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PIE!

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About PIE!

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    Hive Mind Level 6 Worker: Scout Bee

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  1. Thanks for al the replies! Funny thing was I was thinking I should look into MM or JA. Now it looks like I should look at both. And the online book looks promising too. Now to decide. Or make her decide since she is the one who will be using it.
  2. At this school they give it the first week of 7th grade, so what she learns over the summer will affect how she does on the test. I know, it's kind of different.
  3. My oldest is in public school this year, and will continue in ps next year. She is finishing 6th grade, and wants to learn pre-algebra over the summer so when she takes the 7th grade placement test she'll go right into algebra. Her math teacher suggested this as she is at the top of her class. We've gone through all the Singapore elementary books, and they are a great fit for her (which is one reason why I think she's so far ahead of most of her public school peers). If I was homeschooling her next year I'd use AoPS, but I think it would be too much for just a summer course. What is your favorite solid, but not too rigorous (so it can be finished in just a few months of hard work) pre-algebra program? Is there something very similar to Singapore? Thanks!
  4. Aren’t ears and brains fascinating? Sometimes our brain will detect a sound wave, but not quite have all the information, so it will fill in the blanks with what it already knows and we will hear something that isn’t there. For example, once I was sitting in my room and I distinctly heard squirrels in the attic. I had had squirrels in a previous house so I knew exactly what it sounded like. I could follow their movement across the ceiling. But we lived in an area without squirrels when I heard it this time. I figured it must be some other critter up there, maybe bats. We checked the attic and there was no sign. I heard it again another day and KNEW we must have some infestation. But a little later I noticed a cable cord chewed up by the puppy outside the room where I kept hearing squirrels. The next time I heard the noise I could tell it was really the sound of the puppy chewing up the cord, and the cord jiggling in the walls. After another time of hearing it, it sounded barley like critters, and I wondered how I had ever mistaken the sound. Our brains make mistakes with sound all the time. Here is a cool video that explains it a bit. (I love Vi Hart videos, so I couldn’t resist posting). So for the OP, and all you others with unexplainable experiences, I second the advice to investigate! You could find out (most likely) that it was caused by something completely different and your brain interpreted it the only way it knew how from the experience it had. You could find out that you need to call the police about intruders (less likely, but still possible, and something very necessary if this is the problem). Or if you manage to prove paranormal existence, I bet these folks would give you a million dollars, so it’s totally worth conquering your fears to find out. (It looks like the rules for the Million Dollar Challenge recently changed, but it's still worth a shot.) So there is every reason to figure out what the sound is. And no reason (except possible entertainment value if you like a mystery) to not find out.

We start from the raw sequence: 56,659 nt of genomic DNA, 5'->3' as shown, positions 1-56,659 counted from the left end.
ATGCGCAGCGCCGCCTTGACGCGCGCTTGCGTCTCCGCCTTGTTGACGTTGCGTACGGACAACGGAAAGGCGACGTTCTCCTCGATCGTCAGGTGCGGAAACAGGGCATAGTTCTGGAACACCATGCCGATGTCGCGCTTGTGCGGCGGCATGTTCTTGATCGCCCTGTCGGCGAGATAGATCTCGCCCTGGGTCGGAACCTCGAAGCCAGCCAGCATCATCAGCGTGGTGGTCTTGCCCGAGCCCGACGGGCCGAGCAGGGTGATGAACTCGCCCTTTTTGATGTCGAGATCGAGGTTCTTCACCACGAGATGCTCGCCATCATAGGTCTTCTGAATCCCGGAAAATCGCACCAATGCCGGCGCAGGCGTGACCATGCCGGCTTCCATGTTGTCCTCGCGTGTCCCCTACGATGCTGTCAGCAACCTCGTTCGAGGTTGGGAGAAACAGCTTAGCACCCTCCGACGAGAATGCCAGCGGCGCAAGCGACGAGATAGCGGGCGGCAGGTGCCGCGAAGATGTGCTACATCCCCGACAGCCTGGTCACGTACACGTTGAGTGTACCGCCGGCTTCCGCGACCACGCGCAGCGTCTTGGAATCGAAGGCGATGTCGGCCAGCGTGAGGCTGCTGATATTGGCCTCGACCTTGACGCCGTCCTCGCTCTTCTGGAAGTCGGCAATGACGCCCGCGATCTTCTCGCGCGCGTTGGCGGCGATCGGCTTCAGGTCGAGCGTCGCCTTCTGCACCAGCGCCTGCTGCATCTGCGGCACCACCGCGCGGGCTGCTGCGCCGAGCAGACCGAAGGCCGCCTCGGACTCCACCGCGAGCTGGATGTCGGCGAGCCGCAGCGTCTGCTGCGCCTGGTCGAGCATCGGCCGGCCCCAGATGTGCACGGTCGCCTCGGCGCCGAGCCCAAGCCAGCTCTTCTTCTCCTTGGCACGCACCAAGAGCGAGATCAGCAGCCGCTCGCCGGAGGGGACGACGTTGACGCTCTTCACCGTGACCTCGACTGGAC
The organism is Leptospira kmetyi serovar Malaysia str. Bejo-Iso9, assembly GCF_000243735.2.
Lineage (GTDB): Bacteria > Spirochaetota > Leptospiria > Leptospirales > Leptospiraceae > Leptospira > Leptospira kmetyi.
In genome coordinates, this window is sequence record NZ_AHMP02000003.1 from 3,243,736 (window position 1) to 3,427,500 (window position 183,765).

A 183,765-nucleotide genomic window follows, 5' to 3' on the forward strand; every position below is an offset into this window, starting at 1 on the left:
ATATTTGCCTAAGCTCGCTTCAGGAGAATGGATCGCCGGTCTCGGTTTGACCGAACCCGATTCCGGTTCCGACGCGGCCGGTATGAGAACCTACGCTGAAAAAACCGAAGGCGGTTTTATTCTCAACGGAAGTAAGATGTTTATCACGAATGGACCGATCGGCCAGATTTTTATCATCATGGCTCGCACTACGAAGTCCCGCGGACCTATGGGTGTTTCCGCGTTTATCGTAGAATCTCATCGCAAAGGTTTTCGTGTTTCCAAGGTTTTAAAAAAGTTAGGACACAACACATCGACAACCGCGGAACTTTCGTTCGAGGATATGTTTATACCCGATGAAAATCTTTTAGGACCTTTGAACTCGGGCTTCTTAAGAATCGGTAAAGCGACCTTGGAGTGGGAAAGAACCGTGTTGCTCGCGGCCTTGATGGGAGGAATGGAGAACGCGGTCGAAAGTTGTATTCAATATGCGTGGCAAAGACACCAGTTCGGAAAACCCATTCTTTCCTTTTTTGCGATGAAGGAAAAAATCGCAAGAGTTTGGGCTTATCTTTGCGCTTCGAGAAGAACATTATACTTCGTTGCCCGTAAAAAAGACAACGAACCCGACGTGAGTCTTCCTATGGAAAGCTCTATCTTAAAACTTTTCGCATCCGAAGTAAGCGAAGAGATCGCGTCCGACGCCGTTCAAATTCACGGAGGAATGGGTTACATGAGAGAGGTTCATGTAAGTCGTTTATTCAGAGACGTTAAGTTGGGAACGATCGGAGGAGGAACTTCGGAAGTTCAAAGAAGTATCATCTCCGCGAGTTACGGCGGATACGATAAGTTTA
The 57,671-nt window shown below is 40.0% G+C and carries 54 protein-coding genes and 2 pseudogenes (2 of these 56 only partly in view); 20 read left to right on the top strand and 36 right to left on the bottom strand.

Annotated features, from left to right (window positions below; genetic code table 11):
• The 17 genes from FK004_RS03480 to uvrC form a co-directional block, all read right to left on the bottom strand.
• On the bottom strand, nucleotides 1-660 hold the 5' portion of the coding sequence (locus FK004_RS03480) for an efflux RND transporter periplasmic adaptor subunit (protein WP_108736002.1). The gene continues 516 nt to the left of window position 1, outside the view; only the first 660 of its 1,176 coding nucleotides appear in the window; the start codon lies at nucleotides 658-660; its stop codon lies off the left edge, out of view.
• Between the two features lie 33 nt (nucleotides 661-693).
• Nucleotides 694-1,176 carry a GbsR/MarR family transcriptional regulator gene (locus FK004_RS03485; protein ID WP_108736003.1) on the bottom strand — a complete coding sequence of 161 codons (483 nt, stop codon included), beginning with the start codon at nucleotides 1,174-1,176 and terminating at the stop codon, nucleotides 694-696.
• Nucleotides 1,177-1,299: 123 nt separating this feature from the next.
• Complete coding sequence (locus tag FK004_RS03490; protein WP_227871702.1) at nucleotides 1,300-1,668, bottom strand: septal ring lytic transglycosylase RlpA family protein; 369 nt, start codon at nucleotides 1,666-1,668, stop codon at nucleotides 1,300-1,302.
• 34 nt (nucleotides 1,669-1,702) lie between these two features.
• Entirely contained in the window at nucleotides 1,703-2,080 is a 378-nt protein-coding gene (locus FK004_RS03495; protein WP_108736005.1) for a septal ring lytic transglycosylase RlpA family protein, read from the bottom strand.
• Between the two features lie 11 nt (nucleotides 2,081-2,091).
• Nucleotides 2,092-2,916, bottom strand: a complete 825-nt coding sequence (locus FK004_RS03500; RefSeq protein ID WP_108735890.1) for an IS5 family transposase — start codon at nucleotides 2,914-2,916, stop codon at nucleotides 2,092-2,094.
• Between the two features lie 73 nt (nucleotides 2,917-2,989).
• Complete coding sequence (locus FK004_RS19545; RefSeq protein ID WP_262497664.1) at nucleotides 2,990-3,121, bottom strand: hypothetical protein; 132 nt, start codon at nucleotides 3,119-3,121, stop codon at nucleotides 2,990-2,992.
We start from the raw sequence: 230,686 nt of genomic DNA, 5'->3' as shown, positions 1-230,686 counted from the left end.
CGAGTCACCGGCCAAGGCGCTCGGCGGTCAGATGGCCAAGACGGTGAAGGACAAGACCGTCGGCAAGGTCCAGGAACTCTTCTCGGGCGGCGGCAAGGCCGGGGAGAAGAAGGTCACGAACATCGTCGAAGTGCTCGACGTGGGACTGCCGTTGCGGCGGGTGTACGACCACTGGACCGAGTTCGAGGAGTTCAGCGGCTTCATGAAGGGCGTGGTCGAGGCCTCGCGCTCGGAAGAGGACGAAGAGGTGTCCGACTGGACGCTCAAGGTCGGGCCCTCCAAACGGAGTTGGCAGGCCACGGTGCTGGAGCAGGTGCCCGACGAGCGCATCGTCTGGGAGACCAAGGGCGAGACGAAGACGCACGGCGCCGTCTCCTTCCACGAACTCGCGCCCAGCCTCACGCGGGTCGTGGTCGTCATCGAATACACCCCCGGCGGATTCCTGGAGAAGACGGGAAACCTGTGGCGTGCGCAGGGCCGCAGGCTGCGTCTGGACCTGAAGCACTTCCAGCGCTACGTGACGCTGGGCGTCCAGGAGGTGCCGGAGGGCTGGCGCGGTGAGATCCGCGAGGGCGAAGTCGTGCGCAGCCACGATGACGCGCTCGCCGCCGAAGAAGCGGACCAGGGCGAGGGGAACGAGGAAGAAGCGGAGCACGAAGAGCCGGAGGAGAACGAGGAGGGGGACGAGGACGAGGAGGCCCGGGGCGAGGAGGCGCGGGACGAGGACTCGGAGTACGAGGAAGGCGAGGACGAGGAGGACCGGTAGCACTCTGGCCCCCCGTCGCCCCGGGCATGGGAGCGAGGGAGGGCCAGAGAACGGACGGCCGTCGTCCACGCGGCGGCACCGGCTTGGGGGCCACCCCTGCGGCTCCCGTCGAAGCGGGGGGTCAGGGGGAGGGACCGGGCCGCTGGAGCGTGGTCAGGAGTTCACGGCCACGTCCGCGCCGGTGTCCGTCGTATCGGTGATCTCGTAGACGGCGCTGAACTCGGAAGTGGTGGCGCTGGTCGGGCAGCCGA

5. I've heard of Yowie eggs, but I've never seen them. I can easily get Kinder Eggs because I live on the Canadian border. We eat them before we cross back. I know other people who sneak them across. It's sort of the principle of the thing. In my mind there is really no good reason to ban them here, and any resources dedicated to the enforcement of this law are resources wasted. But mainly, I don't want to give my address to a website I'm not sure about, and would like to know if anyone here is familiar with it.
  6. I just saw a post from a friend on Facebook asking to sign a petition from change.org. I can fully get behind the cause - to remove the ban on Kinder Surprise Eggs in the USA. But I don't know if change.org is legit. I hesitate to give my address to an unfamiliar website. A google search came up with mixed opinions. I thought I'd ask here.